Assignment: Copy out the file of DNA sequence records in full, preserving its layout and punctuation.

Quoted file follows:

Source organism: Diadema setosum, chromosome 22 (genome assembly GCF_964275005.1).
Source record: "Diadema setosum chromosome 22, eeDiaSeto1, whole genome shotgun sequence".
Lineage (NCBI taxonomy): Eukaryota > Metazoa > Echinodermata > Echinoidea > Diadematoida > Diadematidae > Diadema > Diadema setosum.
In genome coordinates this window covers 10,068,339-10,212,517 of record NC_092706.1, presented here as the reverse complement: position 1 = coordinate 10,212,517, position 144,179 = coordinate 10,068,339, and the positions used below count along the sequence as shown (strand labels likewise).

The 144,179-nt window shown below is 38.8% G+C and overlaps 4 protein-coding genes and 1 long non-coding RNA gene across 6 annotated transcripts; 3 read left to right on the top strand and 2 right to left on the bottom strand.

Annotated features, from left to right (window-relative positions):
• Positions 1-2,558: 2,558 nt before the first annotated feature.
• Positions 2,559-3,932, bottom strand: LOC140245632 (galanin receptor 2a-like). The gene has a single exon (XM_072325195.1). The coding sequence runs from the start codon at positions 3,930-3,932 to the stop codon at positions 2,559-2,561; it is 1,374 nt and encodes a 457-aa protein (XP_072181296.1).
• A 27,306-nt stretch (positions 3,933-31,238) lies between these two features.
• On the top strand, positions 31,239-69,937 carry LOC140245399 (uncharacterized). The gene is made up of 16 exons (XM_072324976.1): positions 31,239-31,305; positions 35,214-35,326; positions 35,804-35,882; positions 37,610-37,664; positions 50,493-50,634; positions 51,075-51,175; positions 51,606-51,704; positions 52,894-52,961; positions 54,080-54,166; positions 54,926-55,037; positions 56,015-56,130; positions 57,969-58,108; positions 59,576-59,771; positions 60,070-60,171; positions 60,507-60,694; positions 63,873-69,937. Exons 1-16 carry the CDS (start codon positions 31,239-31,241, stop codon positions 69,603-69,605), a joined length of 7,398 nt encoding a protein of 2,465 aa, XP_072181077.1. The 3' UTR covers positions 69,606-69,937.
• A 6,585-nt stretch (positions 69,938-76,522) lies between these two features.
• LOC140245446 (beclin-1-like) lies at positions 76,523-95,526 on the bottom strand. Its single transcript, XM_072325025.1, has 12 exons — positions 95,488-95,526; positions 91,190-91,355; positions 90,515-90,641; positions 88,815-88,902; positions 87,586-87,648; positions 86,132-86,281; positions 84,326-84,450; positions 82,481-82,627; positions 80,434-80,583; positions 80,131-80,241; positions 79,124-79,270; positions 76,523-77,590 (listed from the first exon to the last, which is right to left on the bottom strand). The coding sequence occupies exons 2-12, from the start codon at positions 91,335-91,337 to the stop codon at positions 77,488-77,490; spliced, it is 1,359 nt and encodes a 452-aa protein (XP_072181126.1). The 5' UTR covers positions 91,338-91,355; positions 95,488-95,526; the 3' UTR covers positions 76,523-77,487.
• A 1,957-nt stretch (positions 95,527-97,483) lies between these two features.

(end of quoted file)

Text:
Source organism: Diadema setosum, chromosome 22 (genome assembly GCF_964275005.1).
Source record: "Diadema setosum chromosome 22, eeDiaSeto1, whole genome shotgun sequence".
Lineage (NCBI taxonomy): Eukaryota > Metazoa > Echinodermata > Echinoidea > Diadematoida > Diadematidae > Diadema > Diadema setosum.
In genome coordinates this window covers 10,068,339-10,212,517 of record NC_092706.1, presented here as the reverse complement: position 1 = coordinate 10,212,517, position 144,179 = coordinate 10,068,339, and the positions used below count along the sequence as shown (strand labels likewise).

The 144,179-nt window shown below is 38.8% G+C and overlaps 4 protein-coding genes and 1 long non-coding RNA gene across 6 annotated transcripts; 3 read left to right on the top strand and 2 right to left on the bottom strand.

Annotated features, from left to right (window-relative positions):
• Positions 1-2,558: 2,558 nt before the first annotated feature.
• Positions 2,559-3,932, bottom strand: LOC140245632 (galanin receptor 2a-like). The gene has a single exon (XM_072325195.1). The coding sequence runs from the start codon at positions 3,930-3,932 to the stop codon at positions 2,559-2,561; it is 1,374 nt and encodes a 457-aa protein (XP_072181296.1).
• A 27,306-nt stretch (positions 3,933-31,238) lies between these two features.
• On the top strand, positions 31,239-69,937 carry LOC140245399 (uncharacterized). The gene is made up of 16 exons (XM_072324976.1): positions 31,239-31,305; positions 35,214-35,326; positions 35,804-35,882; positions 37,610-37,664; positions 50,493-50,634; positions 51,075-51,175; positions 51,606-51,704; positions 52,894-52,961; positions 54,080-54,166; positions 54,926-55,037; positions 56,015-56,130; positions 57,969-58,108; positions 59,576-59,771; positions 60,070-60,171; positions 60,507-60,694; positions 63,873-69,937. Exons 1-16 carry the CDS (start codon positions 31,239-31,241, stop codon positions 69,603-69,605), a joined length of 7,398 nt encoding a protein of 2,465 aa, XP_072181077.1. The 3' UTR covers positions 69,606-69,937.
• A 6,585-nt stretch (positions 69,938-76,522) lies between these two features.
• LOC140245446 (beclin-1-like) lies at positions 76,523-95,526 on the bottom strand. Its single transcript, XM_072325025.1, has 12 exons — positions 95,488-95,526; positions 91,190-91,355; positions 90,515-90,641; positions 88,815-88,902; positions 87,586-87,648; positions 86,132-86,281; positions 84,326-84,450; positions 82,481-82,627; positions 80,434-80,583; positions 80,131-80,241; positions 79,124-79,270; positions 76,523-77,590 (listed from the first exon to the last, which is right to left on the bottom strand). The coding sequence occupies exons 2-12, from the start codon at positions 91,335-91,337 to the stop codon at positions 77,488-77,490; spliced, it is 1,359 nt and encodes a 452-aa protein (XP_072181126.1). The 5' UTR covers positions 91,338-91,355; positions 95,488-95,526; the 3' UTR covers positions 76,523-77,487.
• A 1,957-nt stretch (positions 95,527-97,483) lies between these two features.